Often Indians feel they are the ones who need all the training because they are not classifying themselves as 'native speakers,' and therefore not good communicators in English. While, yes there are some weak communicators in India, there clearly are weak communicators in the US, too. Being a native speaker in ANY language doesn't qualify one automatically as a good speaker in that language. In this post I share 5 mistakes I have heard Americans make on conference calls.
Before diving into the points, note Americans also refer to Canadians, people from the UK and other nationals who consider themselves native speakers of English.
Speaks in Thick Accents, Uses Slangs or Idioms
Once, I met a British business person and we were talking about British accents. I asked him, "Can you understand all British accents?" He laughed and said no, and followed that by educating me on various accents in the UK and Britain. While now it seems quite obvious that it would be true, at the time, it was a shocking revelation to me. It's clear to me that accent reduction can help us understand each other better whether we are talking to people from our own country, other native speakers or foreign speakers of "our" language. Additionally, the use of idioms or phrases is so natural for a native speaker of any language, it's hard to know when we are using an idiom. Please become aware of your language and make it as plain as possible to attract an international audience that doesn't speak English as a first language or doesn't know American English idioms (idioms vary from country to country).
Speaking Too Fast
We are not asking anyone to speak like a robot, but we are hoping that people can speak at a pace so that people from other areas of the country or world can understand with more clarity. Often there are conference calls with international participants from more than two countries, some of those participants speak English as their first and only language, and some do not.
Speaking in Long, Complex Sentences
Everyone can benefit from the KISS principle, which I expand with the words Keep it Simply Simple! The most complex thing in the world is to simplify things. When one person speaks for longer than 4 or 5 minutes on a call in long, winding sentences (longer than 12-15 words, using filler words or connector words), listeners will tune out and get bored or get tired from listening. Listening is an active activity, and for non-native speakers can be even more taxing. And, on the phone, all we have to go by is voice. With an absence of non-verbal in-person cues, listening can be twice as taxing for your participants on the phone.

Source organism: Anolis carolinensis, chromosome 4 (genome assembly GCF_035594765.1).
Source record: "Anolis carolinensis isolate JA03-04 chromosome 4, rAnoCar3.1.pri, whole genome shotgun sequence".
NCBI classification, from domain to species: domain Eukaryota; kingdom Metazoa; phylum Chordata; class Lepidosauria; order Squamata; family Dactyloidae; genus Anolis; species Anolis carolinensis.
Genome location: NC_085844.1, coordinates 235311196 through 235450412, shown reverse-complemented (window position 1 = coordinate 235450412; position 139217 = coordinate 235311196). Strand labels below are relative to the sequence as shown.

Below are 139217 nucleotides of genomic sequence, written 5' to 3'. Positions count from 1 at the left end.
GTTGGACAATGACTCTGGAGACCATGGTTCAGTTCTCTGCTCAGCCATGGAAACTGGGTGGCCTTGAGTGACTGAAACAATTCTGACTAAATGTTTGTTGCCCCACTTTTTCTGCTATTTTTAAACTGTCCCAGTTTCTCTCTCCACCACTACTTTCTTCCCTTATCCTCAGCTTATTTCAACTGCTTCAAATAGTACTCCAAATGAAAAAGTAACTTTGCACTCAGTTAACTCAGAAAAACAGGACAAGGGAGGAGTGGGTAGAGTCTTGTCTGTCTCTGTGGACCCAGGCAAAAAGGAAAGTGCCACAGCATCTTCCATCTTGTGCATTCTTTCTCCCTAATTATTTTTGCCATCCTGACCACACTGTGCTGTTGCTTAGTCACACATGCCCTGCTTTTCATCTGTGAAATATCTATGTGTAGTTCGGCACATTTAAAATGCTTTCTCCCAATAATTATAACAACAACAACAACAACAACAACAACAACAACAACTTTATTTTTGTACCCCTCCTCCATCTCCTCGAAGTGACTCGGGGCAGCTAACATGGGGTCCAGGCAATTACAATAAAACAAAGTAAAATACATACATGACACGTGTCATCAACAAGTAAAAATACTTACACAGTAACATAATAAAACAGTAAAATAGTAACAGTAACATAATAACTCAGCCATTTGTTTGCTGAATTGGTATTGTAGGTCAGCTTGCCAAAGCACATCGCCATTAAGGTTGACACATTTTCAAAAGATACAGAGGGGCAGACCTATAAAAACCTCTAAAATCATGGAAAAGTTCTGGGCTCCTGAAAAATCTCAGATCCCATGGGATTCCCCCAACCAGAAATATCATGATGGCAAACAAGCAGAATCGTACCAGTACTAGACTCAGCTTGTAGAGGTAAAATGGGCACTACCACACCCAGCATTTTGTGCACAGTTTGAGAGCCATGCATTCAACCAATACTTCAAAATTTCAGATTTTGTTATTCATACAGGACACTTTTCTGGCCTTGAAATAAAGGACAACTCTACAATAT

Not Testing the Equipment or Understanding of Acoustics
Just recently I overheard a conference call where an English native speaker was speaking on a conference call. To me, it clearly sounded as if she was using a speaker phone that was sitting on a desk, possibly sitting in a room with other people and sitting far from the speakerphone. It sounded as if she were in a tunnel. She did not know how to project her voice properly, and it was hard for international participants to hear. What complicated things is that native speakers from other countries did understand her (maybe they have known each other longer, and understood each other's tones and pitches better), so those who were not non-native speakers could not understand what she asked.
Bending into the Call
When a person doesn't have good posture or breath, they will not sound clear and may speak too fast. I have heard this on quite a few calls, too. Possibly, a person who has not been participating in the call for ten or fifteen minutes has been asked to participate and is now bending into the table speaks. Now they will not sound clear as they are constricting the air in their abdomen or their neck. This will impact clear communication.
Jennifer Kumar helps your US and foreign colleagues communicate more clearly in professional and global contexts. Training programs on Meeting Management and Phone Skills can be delivered to your US-based American native English speaking staff as well as the Indian counterparts or other non-English native speakers on your team. View the links for more information or contact us today.